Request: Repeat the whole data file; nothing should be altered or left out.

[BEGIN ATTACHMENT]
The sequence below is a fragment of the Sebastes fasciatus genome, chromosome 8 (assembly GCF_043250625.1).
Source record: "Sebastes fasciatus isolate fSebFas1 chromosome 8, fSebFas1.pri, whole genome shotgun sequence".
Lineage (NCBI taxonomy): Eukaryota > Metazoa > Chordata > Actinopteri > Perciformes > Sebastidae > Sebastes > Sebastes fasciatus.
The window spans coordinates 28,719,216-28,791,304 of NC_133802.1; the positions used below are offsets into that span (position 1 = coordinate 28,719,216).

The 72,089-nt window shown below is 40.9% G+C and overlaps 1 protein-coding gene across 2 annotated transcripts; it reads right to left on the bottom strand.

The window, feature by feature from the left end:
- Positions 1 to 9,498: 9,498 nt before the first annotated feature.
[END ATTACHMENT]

The sequence below is a fragment of the Sebastes fasciatus genome, chromosome 8 (assembly GCF_043250625.1).
Source record: "Sebastes fasciatus isolate fSebFas1 chromosome 8, fSebFas1.pri, whole genome shotgun sequence".
Lineage (NCBI taxonomy): Eukaryota > Metazoa > Chordata > Actinopteri > Perciformes > Sebastidae > Sebastes > Sebastes fasciatus.
The window spans coordinates 28,719,216-28,791,304 of NC_133802.1; the positions used below are offsets into that span (position 1 = coordinate 28,719,216).

The 72,089-nt window shown below is 40.9% G+C and overlaps 1 protein-coding gene across 2 annotated transcripts; it reads right to left on the bottom strand.

The window, feature by feature from the left end:
- Positions 1 to 9,498: 9,498 nt before the first annotated feature.